And what about editors who kick themselves and want you to know they pulled for you? Other than suggesting you might want to give them a try after a resting period (three months or one submission or reading cycle is pretty standard unless you’ve been specifically invited to try again immediately), it’s pragmatically meaningless. I mean, it’s nice of them, but it won’t help you in any way.
Remember that most editors are writers, too, and so they may over-emote in print. A miss is as good as a mile, isn’t that the old line? It holds here. Just file it for whatever useful information there is and keep going.
What, then, should you do about rejections?
- Get your stuff proofread by a fresh pair of eyes. A misspelling can be problematic. I tend to forgive the occasional type-o, but not everyone is as chill.
- Read guidelines and follow them to the letter. If you put your name on a document and submit it to a journal that takes blind submissions only, it’s over before it starts. Sounds very basic, but I see experienced writers do this all the damn time.
- Read sample work from journals you want to submit to and choose from your body of work something that seems to fit, or to compliment, their body of publications in some way. If you like a journal but samples aren’t available online, you can’t find the title at the library, and you don’t have an extra 500 bucks a year for random subscriptions, see if any writer friends want to start a journal share. Or just submit to the ones offering samples online. They’re thinking like writers: free reads are good. And how do you know you like it if you can’t read a copy? Let’s move from business back to love as a metaphor. What if you met a gorgeous man, let’s say Viggo Mortensen (or fill in a reverse-gender example if that helps you), and what if he had bad breath and acted like a wank? Names can’t convey much beyond some suggestion of market value, which really has nothing to do with sex. Oh yeah, that’s right, words and venues get it on, the analogy sticks. And while I’m sure Viggo Mortensen is lovely, you can’t really know, can you? Read it or forget it. That’s my heartfelt advice, and rather businesslike once again, when all is said and done.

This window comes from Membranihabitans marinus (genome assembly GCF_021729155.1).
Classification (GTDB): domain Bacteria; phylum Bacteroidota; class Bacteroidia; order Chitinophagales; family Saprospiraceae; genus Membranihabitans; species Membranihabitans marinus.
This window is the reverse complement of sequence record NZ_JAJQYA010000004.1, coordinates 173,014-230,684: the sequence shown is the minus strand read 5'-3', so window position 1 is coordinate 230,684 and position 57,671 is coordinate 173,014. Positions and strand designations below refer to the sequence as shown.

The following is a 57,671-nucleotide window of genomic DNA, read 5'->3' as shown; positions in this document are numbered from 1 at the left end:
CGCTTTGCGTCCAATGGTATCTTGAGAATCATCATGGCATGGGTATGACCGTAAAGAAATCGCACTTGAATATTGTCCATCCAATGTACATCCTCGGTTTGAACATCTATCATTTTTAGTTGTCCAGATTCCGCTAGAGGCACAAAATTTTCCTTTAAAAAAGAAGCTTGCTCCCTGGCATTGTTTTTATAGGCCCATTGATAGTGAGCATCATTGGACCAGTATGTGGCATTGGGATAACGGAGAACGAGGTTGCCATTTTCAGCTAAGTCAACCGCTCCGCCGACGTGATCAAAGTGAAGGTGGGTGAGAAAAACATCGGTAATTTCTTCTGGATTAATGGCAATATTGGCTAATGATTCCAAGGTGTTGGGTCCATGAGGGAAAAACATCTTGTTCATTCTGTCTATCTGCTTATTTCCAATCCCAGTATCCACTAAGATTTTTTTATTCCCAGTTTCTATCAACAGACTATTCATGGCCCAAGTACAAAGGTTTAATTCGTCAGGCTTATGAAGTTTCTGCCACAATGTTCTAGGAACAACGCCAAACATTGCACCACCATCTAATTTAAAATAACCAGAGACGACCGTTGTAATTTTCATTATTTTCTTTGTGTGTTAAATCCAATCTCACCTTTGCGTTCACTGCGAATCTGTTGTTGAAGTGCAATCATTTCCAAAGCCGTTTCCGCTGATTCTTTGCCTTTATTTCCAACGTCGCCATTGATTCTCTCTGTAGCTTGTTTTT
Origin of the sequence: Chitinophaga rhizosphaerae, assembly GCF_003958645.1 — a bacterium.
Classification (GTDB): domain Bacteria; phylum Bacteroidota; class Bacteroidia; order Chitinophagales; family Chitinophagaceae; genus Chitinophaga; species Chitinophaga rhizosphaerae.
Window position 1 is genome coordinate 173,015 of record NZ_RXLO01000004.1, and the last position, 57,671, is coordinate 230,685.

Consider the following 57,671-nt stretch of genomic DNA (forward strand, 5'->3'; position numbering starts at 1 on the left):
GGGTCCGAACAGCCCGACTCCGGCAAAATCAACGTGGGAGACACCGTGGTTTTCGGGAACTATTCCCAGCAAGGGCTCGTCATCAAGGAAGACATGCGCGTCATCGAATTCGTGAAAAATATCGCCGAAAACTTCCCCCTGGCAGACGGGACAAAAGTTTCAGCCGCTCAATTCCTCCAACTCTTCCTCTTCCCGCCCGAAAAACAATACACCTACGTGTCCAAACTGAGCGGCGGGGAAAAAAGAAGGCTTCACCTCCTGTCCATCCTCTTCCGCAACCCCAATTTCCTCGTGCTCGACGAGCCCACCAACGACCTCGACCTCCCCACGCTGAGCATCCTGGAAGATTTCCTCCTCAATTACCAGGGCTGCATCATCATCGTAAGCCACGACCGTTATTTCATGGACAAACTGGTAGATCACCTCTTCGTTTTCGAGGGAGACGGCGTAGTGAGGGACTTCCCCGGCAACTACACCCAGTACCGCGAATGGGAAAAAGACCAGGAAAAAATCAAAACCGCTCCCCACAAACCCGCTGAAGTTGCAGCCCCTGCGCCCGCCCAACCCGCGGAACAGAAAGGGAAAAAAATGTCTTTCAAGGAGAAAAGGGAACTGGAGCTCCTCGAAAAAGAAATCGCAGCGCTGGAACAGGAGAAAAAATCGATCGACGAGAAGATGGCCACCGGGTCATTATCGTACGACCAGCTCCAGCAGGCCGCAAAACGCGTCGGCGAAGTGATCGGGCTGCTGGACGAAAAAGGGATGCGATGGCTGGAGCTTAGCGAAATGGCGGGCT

- Keep writing and revising, even work you’ve already submitted. Have it ready for next time. Just in case.
- Keep your cover letter simple and businesslike. Most editors will never see it anyway.
- Submit to rawboned. Just thought I’d throw that in.
- Use an Excel spread sheet, use duotrope, use a sharpie and a spiral notebook, but make an ever-updating list of places to submit, keep track of your active submissions, and keep track of your rejections no matter if they were sweet or not. You can resubmit in either case. In fact, you should. One issue is not like another, one staff configuration is not like another. Forward and back, forward and back. It’s a tide, so bring floaties.
So, once more, what of long winded, lovey-dovey rejections? Well, just so, what of them? Meh. You’re too busy working on the next submission to care much. You’re too busy writing to worry about editors. Editors, meanwhile, are out there, dying to fall in love with your work. I’m one of them. Come find me.